Qnovia has announced positive results from its first in-human study of QN-01, an inhaled smoking cessation therapy.
QN-01 is currently being evaluated in the US by the FDA’s Center for Drug Evaluation and Research (CDER) and in the UK by the Medicines and Healthcare Products Regulatory Agency (MHRA).
Smoking continues to be the leading cause of preventable death and disease, leading to almost eight million direct and indirect deaths annually.
QN-01 is designed to meet the urgent need for new safe and effective pharmacotherapies that address the shortcomings of currently available nicotine replacement therapies (NRTs).
“This data demonstrates our device has significant potential in bringing new hope to smokers who want to quit smoking,” said Mario Danek, Founder and Chief Technology Officer of Qnovia. “Looking ahead, we are committed to advancing QN-01 into the next stage of clinical development and will be working closely with FDA and MHRA to bring this treatment option to the millions of smokers who want to quit.”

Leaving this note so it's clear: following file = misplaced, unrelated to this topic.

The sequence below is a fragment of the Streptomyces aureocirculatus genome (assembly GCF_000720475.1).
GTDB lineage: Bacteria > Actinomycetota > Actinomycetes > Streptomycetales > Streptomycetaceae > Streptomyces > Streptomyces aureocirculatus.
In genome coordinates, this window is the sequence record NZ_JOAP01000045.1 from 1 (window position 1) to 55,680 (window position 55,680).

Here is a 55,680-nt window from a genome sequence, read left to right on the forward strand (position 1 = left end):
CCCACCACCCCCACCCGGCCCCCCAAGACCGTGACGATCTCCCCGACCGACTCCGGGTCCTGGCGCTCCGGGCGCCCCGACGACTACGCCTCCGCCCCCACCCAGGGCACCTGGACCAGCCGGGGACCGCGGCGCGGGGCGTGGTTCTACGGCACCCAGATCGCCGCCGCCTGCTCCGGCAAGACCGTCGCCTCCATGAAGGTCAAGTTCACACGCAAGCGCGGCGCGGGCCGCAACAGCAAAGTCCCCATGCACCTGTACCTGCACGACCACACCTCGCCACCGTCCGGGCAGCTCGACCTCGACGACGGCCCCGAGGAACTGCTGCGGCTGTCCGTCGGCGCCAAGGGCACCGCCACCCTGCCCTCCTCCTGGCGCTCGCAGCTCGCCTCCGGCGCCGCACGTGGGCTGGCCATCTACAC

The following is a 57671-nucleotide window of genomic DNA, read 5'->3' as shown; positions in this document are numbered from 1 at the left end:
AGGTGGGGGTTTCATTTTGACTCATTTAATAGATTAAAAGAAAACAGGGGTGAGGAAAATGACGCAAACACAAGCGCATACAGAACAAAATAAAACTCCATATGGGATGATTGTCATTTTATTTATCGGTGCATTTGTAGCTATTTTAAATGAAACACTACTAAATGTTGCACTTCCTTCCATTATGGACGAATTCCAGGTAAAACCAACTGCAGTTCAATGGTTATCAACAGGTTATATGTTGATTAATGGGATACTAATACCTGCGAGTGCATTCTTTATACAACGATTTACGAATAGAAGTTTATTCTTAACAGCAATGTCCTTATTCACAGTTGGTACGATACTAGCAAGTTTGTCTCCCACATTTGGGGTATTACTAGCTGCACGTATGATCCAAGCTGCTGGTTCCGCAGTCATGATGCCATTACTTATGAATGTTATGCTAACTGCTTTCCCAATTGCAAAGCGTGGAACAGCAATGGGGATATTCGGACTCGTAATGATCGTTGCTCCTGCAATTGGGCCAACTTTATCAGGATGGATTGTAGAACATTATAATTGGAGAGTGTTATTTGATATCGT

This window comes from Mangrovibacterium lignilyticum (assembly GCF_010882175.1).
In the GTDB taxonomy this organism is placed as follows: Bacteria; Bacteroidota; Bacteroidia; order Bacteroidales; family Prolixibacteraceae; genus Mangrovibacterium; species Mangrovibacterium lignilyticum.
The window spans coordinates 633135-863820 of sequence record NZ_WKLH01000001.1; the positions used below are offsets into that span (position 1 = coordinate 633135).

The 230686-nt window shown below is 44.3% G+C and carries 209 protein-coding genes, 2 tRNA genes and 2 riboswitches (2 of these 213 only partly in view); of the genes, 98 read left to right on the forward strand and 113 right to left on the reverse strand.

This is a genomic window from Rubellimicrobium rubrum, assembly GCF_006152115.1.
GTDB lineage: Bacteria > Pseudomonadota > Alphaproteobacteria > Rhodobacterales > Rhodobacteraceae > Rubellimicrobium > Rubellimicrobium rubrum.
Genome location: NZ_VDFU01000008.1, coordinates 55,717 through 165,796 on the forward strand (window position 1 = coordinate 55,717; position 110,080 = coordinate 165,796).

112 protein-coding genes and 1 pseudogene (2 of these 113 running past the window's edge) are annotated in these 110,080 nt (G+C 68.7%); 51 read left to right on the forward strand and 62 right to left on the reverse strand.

Existing pharmacotherapies lack the rapid onset and peak levels of nicotine delivery to effectively alleviate cravings and withdrawal symptoms during a quit attempt.
The results from Qnovia’s first in-human study demonstrate a superior pharmacokinetic profile compared to existing NRTs. QN-01 achieved targets for both peak nicotine concentration and time to achieve peak nicotine concentration.
“Today marks a pivotal milestone for Qnovia, as we believe this data validates the clinical translation of our platform for the first time in patients,” explained Brian Quigley, CEO of Qnovia. “We believe our nicotine delivery platform could be a game changer in alleviating cravings and withdrawal symptoms for those smokers who need it most.”